Whenever the BLS posts their monthly CPI there’s always the same response from critics that the index is flawed. That’s fine. I think a healthy dose of skepticism regarding government data is perfectly good. So let’s take a look at some independent gauges to see where prices are.
So writes Cullen Roche (http://pragcap.com) in edited excerpts from his article* entitled What Do The Independent Inflation Gauges Say?.
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Roche goes on to say in further edited excerpts:
Here’s what all the independent inflation gauges have to say compared to the “official” CPI:
1. MIT’s Billion Prices Project
According to MIT’s Billion Prices Project [Read: Real-time Inflation Data is Now Available – Finally] inflation is running about 1.7% almost perfectly in-line with the BLS:
2. ECRI’s Future Inflation Gauge
The ECRI’s Future Inflation Gauge is showing prices at a bit higher level. The index was up to 104 from 98.9 last December. That’s a 5.2% increase. Not exactly in-line with the BLS data.
3. Orcam Housing Adjusted Price Index
The Orcam Housing Adjusted Price Index was at 2.84% on the month. That’s a bit higher than the BLS data, but not far off.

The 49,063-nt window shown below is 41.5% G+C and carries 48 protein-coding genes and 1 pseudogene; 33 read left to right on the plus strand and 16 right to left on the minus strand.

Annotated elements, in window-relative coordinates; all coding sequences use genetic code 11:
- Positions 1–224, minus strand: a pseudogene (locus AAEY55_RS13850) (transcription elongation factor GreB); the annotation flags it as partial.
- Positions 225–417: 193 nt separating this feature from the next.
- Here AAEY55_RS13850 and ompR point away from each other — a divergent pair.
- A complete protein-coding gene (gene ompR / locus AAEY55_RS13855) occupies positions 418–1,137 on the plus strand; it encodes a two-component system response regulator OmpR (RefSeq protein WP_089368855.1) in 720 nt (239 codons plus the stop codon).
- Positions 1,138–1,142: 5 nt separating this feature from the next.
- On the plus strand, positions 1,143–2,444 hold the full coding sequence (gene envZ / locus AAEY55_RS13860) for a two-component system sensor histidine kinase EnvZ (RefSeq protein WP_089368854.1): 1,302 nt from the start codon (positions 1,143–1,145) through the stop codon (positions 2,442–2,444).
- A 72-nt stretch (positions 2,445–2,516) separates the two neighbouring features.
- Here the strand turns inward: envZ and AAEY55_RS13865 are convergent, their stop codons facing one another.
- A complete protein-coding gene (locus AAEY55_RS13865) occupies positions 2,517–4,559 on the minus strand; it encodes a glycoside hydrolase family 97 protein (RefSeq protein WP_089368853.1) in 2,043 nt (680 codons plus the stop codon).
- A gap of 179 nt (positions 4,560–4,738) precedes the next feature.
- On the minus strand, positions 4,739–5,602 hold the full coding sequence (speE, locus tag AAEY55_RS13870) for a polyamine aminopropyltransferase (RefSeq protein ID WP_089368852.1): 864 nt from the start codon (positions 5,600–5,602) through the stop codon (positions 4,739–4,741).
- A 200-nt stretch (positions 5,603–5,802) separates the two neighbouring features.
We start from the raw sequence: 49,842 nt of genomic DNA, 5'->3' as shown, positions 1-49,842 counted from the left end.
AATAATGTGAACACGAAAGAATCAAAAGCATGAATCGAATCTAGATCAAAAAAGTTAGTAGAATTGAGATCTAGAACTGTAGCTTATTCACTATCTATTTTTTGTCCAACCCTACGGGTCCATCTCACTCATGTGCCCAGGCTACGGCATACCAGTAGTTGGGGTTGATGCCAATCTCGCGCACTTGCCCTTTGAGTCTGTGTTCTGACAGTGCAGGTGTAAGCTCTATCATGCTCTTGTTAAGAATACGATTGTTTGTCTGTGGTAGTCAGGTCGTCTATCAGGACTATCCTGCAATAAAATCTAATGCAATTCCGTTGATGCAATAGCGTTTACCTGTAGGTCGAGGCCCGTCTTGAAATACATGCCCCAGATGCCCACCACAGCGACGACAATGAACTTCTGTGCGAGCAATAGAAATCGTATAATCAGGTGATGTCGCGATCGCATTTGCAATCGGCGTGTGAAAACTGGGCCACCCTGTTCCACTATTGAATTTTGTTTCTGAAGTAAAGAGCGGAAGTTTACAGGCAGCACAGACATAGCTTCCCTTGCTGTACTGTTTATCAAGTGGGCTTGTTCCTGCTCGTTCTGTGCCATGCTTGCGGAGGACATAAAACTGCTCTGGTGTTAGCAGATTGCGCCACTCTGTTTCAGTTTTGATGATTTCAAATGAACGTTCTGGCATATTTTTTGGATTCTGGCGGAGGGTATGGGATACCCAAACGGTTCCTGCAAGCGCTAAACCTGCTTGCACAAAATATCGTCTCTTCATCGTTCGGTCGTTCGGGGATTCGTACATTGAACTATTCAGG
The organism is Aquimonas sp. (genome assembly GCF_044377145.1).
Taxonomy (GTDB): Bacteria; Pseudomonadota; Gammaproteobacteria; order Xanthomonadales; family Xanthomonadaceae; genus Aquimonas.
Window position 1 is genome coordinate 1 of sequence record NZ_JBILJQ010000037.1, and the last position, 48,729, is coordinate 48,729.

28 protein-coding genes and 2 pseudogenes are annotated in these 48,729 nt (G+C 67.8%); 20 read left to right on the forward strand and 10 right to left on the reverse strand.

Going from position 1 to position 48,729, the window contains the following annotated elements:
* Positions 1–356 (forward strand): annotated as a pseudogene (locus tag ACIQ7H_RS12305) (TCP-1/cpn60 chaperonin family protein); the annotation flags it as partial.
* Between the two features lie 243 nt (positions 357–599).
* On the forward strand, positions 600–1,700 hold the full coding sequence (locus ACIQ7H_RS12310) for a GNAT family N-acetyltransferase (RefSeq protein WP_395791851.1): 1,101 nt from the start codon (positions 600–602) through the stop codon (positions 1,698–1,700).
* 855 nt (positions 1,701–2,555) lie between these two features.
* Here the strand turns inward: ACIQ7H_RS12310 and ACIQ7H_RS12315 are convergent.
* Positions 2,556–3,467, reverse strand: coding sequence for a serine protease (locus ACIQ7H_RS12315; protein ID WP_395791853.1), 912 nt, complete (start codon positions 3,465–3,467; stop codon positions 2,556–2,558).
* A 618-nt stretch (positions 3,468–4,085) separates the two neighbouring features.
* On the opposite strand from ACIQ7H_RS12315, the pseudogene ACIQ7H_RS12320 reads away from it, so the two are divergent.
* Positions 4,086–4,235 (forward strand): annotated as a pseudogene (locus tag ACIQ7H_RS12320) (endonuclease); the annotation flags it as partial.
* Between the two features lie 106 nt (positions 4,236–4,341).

4. Hourly Earnings % Increase
Meanwhile, hourly earnings are near their lows at just 1.7%:
5. ISM Manufacturing Survey Price Level Increase
The ISM Manufacturing Survey showed a faster rise in prices to a level of 55.5 from 52.5 but it’s important to note that this is a diffusion index so prices are relatively benign when kept in perspective.
6. GAO Food Price Increases
What about food prices? According to the GAO food prices are actually deflating year over year at a rate of -0.7%.
7. Global Inflation
What about global inflation? They’re almost universally in a disinflation:
8. Shadow Stats Alternative Index
Even ShadowStats, who has been wrong about hyperinflation for 5 years running [Read: Williams STILL Believes a Hyperinflationary Great Depression is Coming! Here’s Why], is registering their ShadowStats Alternate index at just above 5%. That’s certain to be on the high end of the inflation readings which means, even in the worst case scenario, inflation is about 1.5% above its historical average.
I think it’s healthy to remain skeptical of the BLS data. Their readings are definitely on the low end of the spectrum presented here but I think it’s also clear that they’re probably not far off from the true rates of inflation as most of these readings average out to something resembling the Orcam Housing Adjusted Price Index more than anything else.
All in all, the price data is fairly benign. Certainly nothing worth panicking over.
Editor’s Note: The author’s views and conclusions are unaltered and no personal comments have been included to maintain the integrity of the original article. Furthermore, the views, conclusions and any recommendations offered in this article are not to be construed as an endorsement of such by the editor.
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